If I'm not mistaken, Keith is saying that the peg should be weighted so that we have a stable platform to push against during the steering phase. He is not saying that we should be weighting the outside peg throughout the turn.
On page 51 of Twist II, Keith says "Allow your body to relax immediately after the steering action is completed. In fact, ideally, you would be loose right when the tires 'bite,' at the moment you are at full lean angle." emphasis his
Then, on page 52, he talks about laying on the tank under the 'Sit Still' section. In this story, he is relaxing so much that he is putting his weight on the tank throughout the mid-turn phase. This causes problems later on, but it is because of the degree to which he is laying on the tank combined with a lack of suspension adjustment.
In Chapter 19 of Twist II, the main headers are "Steering" and "Pivot Steering."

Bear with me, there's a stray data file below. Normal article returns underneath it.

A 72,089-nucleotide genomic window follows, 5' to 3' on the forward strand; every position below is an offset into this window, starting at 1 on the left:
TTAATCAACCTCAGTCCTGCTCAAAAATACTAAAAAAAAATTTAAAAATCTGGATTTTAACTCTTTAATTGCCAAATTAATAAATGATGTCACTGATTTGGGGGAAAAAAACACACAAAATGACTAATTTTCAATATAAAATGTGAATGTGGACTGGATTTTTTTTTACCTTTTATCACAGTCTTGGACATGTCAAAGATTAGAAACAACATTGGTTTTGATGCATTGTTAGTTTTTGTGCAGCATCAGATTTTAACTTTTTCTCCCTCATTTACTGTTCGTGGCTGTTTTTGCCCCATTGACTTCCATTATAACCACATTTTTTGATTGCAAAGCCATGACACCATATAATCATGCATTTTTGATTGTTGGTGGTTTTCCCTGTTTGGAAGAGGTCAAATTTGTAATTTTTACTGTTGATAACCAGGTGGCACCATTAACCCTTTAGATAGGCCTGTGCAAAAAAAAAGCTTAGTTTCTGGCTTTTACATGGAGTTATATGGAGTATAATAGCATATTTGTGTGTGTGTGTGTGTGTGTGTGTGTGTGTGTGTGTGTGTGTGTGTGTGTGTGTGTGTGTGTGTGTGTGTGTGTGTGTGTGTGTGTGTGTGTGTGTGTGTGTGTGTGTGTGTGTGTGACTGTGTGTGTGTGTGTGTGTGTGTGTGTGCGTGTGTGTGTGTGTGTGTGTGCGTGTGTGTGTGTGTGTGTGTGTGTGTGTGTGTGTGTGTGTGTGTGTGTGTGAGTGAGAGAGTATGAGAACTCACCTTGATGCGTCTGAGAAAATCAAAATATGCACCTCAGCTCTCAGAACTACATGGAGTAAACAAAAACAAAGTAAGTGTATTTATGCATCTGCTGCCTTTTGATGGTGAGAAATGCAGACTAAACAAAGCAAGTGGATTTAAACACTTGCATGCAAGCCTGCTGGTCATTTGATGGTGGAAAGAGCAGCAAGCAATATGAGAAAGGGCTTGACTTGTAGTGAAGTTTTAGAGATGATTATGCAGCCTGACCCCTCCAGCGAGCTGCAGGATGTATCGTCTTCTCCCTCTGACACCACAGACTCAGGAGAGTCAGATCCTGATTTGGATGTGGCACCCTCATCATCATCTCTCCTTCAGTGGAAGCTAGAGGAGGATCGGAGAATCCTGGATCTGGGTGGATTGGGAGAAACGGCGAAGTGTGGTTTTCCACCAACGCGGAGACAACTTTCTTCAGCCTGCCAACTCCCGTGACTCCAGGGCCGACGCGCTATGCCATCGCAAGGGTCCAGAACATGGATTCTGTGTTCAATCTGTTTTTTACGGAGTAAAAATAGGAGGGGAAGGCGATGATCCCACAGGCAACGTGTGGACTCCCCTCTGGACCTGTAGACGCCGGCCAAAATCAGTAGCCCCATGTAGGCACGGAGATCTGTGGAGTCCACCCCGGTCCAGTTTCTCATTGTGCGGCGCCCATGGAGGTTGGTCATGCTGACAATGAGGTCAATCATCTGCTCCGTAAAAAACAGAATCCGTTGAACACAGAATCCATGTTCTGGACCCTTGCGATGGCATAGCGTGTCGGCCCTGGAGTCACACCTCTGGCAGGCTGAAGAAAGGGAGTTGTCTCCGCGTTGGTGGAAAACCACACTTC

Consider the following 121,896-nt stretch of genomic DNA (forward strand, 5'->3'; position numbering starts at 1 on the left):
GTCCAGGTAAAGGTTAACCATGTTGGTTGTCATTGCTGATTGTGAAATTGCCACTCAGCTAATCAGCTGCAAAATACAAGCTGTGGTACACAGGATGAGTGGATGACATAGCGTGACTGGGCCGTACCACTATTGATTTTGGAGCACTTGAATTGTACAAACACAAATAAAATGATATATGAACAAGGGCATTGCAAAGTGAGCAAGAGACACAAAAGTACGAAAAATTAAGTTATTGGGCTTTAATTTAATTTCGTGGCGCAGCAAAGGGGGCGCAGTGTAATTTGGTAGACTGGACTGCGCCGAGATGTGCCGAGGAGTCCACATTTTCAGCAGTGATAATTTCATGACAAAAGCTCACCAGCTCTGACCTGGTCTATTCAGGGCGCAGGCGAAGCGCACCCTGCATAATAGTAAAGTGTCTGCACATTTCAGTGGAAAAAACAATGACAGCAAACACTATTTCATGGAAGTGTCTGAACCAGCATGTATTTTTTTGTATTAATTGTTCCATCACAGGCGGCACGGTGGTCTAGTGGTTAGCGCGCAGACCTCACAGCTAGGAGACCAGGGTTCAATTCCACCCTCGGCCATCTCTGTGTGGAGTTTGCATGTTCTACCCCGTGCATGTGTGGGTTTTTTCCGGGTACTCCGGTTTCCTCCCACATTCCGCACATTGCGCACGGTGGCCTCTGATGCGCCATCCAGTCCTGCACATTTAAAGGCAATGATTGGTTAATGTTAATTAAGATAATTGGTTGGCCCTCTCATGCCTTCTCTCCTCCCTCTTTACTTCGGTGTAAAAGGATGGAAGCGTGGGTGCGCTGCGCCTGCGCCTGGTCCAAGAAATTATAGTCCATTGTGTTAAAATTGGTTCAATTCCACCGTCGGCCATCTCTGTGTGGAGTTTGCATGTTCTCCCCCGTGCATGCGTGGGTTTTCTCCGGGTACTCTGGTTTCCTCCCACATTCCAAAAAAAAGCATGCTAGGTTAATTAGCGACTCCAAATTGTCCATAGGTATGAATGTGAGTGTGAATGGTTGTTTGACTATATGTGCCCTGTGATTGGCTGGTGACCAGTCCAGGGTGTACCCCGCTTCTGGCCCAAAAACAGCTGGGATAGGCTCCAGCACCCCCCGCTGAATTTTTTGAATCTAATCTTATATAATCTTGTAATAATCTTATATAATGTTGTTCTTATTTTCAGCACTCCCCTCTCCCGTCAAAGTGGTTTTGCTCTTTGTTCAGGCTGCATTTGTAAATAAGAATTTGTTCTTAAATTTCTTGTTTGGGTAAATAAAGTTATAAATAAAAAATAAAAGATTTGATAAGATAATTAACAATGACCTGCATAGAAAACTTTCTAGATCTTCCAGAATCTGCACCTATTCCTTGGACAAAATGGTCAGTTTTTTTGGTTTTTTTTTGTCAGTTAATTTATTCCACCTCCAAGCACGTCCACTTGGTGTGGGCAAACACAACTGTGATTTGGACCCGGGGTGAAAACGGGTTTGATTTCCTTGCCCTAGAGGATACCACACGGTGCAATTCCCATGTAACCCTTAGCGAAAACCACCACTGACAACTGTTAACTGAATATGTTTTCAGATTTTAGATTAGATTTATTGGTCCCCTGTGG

The riders weight must be in the same place every turn, every lap in order to facilitate consistent throttle behavior on exit and predictable suspension behavior mid-turn . A rider can easily shift 50 to 100 lbs on the outside peg during a short steering motion but the rider cannot be expected to keep that force on the outside leg at all times. It is simply too much effort and it will contribute to early exhaustion. In my view, the answer is to steer by pushing against the outside peg and to shift weight into the saddle as the cornering forces push the rider into the bike after the steering action is complete. This is consistent with racers occasionally having the outside foot slip off of the peg mid-turn. That foot wouldn't slip off without issue if it was heavily weighted at that moment. I haven't been watching races for very long, but I've never seen an outside foot slip off during the entry or steering phases of a turn.